Amani Ahmed, Summer Intern, Global Language Project
My name is Amani Ahmed and I am a summer intern here at Global Language Project. When I was asked to write a post for the GLP blog, I encountered some trouble figuring out a suitable topic. Previous posts on the page were written by GLP staff and guest bloggers who had something unique to contribute—what could I, a college student only at GLP a few weeks, contribute? In thinking about what to write, I realized there were a number of things that interested me about what GLP was dedicated to promoting—education, language learning, global citizenship, successful non-profit work, children’s development; the list goes on.
|Scene from Temple in Changsha, China|
I decided to write about what initially attracted me to GLP—its mission of teaching and learning languages. My own experience with learning languages has been challenging, but so incredibly rewarding and eye-opening. I just completed my second year of Arabic, but before that, I studied four years of Mandarin in high school. In my junior year of high school, I traveled to both Beijing and Chang’sha, China as part of a student exchange program. Before going, I hosted a Chinese student, Jingjing, and she, in turn, hosted me in China. To this day, we remain very good friends.
But, the exchange process itself really put my knowledge of and dedication to Mandarin to the test. I realized how difficult it was to actually communicate in a language I had studied for years. However, I soon got the hang of things with Jingjing, and eventually after this full-immersion experience, the connections I made while in China were much more personal because I had spoken to the people I met there in their own language, as opposed to in English—a language that many in China do understand and speak. As Nelson Mandela once said, “If you talk to a man in a language he understands, that goes to his head. If you talk to him in his language, that goes to his heart.” Some of my favorite moments while in China were spent bargaining with various vendors and sales people I encountered. The sense of pleasant surprise at the sight of a non-native speaker speaking familiar words, filled the face of a man selling me a silk scarf. This is a sight I will never forget.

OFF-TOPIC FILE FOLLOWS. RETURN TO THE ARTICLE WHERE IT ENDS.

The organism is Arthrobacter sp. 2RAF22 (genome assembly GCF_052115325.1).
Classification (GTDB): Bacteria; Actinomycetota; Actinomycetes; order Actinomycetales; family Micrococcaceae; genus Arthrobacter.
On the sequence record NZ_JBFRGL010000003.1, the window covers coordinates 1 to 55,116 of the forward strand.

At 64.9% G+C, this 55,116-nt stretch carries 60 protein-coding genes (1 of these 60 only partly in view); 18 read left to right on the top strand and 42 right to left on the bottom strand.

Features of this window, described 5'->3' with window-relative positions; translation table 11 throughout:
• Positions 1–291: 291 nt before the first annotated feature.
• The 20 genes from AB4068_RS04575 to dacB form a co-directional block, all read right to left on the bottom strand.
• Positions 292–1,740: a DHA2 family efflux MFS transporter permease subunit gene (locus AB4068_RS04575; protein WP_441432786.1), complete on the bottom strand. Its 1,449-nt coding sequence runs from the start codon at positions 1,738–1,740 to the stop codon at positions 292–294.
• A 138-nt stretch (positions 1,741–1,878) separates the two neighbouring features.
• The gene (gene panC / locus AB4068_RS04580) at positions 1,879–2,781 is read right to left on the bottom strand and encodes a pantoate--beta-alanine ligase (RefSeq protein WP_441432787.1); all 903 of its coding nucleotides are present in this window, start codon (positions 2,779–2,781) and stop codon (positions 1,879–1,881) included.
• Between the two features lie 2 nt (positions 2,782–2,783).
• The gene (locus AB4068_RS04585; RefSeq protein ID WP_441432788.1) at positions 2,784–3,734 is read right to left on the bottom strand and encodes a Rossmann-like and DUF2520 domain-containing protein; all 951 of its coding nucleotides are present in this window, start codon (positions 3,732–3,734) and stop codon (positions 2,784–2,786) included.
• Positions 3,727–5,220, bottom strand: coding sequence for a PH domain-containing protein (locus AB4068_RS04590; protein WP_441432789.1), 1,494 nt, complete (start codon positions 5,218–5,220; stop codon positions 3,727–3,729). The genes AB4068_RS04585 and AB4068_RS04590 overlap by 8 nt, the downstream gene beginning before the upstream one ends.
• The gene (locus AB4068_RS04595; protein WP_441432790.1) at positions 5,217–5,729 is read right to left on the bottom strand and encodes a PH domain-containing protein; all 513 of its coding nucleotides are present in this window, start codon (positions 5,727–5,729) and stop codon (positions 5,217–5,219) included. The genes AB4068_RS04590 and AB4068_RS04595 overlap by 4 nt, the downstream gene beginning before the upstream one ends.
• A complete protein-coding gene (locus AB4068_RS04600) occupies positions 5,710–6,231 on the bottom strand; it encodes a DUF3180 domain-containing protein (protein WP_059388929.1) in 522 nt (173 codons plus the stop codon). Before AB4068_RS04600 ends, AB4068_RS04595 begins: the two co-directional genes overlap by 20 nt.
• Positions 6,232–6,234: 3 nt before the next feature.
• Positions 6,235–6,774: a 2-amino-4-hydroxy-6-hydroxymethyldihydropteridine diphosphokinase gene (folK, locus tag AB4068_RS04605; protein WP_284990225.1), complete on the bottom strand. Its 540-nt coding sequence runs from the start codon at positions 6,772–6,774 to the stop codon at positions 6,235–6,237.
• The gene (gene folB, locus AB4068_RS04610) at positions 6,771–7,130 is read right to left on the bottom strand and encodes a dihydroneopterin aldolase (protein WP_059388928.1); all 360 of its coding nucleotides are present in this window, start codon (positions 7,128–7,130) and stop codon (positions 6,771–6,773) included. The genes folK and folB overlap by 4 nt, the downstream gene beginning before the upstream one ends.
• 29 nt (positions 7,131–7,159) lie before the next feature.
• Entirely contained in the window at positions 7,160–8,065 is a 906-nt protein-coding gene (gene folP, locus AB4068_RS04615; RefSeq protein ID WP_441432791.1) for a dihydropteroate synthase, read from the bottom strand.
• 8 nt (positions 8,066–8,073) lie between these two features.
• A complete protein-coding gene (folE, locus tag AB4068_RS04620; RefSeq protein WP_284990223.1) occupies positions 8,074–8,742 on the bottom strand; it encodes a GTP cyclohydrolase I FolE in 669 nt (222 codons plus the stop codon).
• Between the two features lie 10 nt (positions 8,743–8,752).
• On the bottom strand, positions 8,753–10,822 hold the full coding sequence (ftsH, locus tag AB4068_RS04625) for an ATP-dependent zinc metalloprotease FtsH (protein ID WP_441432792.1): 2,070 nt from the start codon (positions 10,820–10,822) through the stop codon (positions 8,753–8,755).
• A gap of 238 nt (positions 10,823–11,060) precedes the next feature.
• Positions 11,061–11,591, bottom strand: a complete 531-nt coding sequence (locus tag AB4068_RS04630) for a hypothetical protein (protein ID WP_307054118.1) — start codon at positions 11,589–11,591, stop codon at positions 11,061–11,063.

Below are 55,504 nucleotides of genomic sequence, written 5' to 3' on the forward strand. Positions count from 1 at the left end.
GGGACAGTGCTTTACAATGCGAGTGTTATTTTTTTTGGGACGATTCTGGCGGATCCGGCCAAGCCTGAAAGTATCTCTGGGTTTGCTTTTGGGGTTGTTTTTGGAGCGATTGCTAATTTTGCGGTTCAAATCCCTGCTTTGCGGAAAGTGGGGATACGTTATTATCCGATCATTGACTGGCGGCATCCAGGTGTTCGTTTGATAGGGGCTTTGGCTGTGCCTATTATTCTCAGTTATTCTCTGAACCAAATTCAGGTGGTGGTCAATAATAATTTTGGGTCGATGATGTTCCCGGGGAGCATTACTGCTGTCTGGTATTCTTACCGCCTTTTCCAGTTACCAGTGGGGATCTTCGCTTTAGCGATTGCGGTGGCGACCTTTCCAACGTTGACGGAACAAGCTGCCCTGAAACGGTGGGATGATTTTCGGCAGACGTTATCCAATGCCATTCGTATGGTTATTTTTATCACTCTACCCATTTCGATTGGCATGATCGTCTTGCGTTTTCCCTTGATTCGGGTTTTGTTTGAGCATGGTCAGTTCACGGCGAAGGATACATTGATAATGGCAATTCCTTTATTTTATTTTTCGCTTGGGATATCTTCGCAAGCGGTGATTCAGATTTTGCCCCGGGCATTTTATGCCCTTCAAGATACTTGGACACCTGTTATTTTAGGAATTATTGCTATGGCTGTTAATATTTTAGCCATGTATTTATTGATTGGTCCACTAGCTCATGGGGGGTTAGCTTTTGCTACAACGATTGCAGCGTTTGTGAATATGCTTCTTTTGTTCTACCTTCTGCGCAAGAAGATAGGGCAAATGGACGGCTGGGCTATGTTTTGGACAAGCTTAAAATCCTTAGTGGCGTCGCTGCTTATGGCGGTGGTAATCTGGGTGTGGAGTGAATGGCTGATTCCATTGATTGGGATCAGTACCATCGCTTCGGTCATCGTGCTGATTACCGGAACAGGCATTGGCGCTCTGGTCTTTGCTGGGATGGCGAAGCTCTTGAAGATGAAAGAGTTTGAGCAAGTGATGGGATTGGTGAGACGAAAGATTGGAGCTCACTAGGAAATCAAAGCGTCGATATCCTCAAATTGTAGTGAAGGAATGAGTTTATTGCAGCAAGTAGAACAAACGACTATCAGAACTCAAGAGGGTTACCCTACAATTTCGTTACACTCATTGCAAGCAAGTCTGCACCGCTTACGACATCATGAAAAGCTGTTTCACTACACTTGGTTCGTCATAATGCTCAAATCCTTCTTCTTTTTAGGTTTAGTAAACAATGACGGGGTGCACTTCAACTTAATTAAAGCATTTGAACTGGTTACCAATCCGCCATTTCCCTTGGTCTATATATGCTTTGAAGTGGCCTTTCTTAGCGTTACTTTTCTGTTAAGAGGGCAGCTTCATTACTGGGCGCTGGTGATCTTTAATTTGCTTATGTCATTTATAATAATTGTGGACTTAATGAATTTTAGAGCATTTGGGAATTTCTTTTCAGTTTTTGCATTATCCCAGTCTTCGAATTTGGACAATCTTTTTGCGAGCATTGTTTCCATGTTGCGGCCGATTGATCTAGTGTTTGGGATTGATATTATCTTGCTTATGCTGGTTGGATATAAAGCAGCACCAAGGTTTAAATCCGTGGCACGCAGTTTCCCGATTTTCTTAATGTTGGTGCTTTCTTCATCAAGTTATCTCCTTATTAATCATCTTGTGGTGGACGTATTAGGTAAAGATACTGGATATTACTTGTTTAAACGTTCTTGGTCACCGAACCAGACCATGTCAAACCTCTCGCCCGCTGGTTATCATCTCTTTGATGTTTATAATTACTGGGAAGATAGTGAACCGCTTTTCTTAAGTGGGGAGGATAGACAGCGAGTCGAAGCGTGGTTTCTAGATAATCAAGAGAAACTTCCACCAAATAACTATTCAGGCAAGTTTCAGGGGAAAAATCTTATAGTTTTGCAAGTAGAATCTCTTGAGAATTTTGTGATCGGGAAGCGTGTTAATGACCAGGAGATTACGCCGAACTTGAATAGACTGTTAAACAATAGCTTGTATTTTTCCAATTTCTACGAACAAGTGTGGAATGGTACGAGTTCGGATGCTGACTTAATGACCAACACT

The little time I spent in China made the seemingly tedious time spent studying Mandarin in high school well worth it. Hundreds of flashcards, hours spent writing characters over and over again, and countless moments of my Chinese teacher angrily correcting my tones were certainly not fun in the moment. However, the ability to communicate with another group of people and to fully immerse oneself in the life of a people that might seem so different, yet in actuality is quite similar, is one that I hope I can maintain.
Nowadays, in my new study of Arabic and in attempting to maintain my Mandarin, I always say that I wish I started studying language at an earlier age. Languages take time to learn and the older one gets, the harder it is for one to pick up a new language from scratch. This brings me back to GLP. Not only do I see value in teaching languages to children at an early age in terms of the increased job opportunities it affords them, but also in terms of the connections that languages make between people of different ethnicities and cultures. GLP prepares its students to be citizens of the world—an identity that is so important for individuals to inhabit as the world is becoming more and more globalized. GLP’s proactive approach in building bridges and breaking barriers between the young people of the next generation is one filled with hope and promise.